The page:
For the study published today, the team of paleontologists collected marine life from contemporary near-shore environments around the Isthmus of Panama and then compared them to the fossil record from the southwestern Caribbean during the last 10 million years.
"Bivalves such as clams and mussels are common in our contemporary samples along the Pacific side of the Isthmus where there's seasonal upwelling: really cold, nutrient-rich water pumped to the surface by the trade winds from December to April," said Jeremy Jackson, professor at Scripps and Smithsonian Tropical Research Institute emeritus.
"Corals and algae are more common in the more nutrient-poor, warmer waters on the Caribbean side."
Several approaches were used to reconstruct the environmental and ecological conditions of the Caribbean as the Isthmus rose. "Changes in the body size of fossil cupuladriid bryozoans indicate the strength of upwelling; the types of fossil foraminifera in the samples tell us the depth of the water; and percent shelly material and percent mud in the sediments give us ideas about the amount of food in the water column," O'Dea said.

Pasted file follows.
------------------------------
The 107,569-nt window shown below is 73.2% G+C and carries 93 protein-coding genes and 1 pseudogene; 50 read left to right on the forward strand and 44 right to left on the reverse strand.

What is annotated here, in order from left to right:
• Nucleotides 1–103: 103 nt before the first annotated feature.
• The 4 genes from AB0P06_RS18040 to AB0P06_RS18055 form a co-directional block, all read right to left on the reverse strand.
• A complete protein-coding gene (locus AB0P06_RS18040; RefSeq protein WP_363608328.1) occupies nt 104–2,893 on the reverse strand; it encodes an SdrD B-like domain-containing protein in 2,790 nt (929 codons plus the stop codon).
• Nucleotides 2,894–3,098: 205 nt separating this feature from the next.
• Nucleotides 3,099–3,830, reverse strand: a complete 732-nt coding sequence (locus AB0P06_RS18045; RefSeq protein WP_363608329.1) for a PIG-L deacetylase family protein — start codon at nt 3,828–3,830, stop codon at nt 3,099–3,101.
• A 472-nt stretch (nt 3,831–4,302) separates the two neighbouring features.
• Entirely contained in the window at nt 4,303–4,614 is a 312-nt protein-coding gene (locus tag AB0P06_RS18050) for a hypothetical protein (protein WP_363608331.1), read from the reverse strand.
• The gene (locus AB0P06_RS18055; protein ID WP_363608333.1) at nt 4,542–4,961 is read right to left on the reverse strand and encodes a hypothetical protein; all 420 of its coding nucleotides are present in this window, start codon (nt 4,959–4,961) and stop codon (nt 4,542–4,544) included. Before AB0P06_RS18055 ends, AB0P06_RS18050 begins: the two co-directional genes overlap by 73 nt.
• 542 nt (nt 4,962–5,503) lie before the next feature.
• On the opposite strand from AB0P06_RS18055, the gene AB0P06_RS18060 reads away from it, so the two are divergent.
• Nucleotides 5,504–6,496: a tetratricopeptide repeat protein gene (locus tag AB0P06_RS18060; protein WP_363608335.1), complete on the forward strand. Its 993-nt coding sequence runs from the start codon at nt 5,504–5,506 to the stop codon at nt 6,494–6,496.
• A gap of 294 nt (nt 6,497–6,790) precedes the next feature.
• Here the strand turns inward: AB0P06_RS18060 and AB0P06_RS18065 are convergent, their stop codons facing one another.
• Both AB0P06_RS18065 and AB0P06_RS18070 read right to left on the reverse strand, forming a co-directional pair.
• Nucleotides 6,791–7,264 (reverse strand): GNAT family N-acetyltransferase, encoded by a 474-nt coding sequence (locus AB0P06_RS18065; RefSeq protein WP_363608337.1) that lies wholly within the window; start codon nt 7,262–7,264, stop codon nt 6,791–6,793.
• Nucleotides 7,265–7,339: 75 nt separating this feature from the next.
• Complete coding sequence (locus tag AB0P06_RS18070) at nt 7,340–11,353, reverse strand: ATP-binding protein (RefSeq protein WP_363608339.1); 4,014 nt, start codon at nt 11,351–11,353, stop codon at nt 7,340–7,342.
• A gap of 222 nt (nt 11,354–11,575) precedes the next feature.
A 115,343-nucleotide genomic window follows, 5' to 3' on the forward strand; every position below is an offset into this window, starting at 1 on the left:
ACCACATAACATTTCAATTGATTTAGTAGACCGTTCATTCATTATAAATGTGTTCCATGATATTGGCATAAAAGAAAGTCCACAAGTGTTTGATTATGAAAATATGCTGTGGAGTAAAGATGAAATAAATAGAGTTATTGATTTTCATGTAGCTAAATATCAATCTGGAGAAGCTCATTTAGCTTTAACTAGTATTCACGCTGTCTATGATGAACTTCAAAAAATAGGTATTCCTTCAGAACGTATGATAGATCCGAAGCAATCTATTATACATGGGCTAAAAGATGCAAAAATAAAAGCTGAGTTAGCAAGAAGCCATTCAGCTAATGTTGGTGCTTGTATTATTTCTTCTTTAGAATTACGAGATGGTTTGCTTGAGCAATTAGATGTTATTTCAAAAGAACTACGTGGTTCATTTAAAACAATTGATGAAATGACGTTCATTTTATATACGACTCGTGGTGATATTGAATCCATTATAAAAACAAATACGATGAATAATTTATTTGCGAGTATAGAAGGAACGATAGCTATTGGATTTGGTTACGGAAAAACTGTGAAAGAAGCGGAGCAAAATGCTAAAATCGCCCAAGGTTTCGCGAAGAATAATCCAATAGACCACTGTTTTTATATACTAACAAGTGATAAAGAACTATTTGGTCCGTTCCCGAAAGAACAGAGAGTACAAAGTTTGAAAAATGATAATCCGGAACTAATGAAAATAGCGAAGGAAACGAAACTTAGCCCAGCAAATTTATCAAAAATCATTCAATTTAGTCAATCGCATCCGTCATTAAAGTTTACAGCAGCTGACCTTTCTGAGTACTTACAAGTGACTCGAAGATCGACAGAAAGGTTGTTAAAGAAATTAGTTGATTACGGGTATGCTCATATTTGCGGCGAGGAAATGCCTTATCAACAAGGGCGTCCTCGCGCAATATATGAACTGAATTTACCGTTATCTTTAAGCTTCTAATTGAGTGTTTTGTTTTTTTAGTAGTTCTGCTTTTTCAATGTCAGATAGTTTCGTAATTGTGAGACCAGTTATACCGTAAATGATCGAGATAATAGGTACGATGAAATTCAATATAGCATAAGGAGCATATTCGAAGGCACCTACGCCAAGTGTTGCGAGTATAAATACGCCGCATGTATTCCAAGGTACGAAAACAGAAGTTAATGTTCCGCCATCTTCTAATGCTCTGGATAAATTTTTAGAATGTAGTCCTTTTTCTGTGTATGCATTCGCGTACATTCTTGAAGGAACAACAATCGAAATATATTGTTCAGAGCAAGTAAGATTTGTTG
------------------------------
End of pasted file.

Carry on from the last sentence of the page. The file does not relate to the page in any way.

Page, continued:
The team also measured which animals and plants dominated the sea floor by weighing the fossils and monitoring changes in the proportional weights of different ecological groups through time. Ken Johnson and Jon Todd of London's Natural History Museum documented exact timing of coral and snail species, showing that up to 50 percent of species went extinct between 2 and 1 million years ago.
The environment and the ecology changed as the Isthmus closed. Water temperature stabilized in the Caribbean and carbonate deposition increased considerably between 4 and 3 million years ago. At this time corals and algae began to dominate in terms of numbers. "We don't start seeing extinction rates really increasing for a
Contact: Beth King
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Smithsonian Tropical Research Institute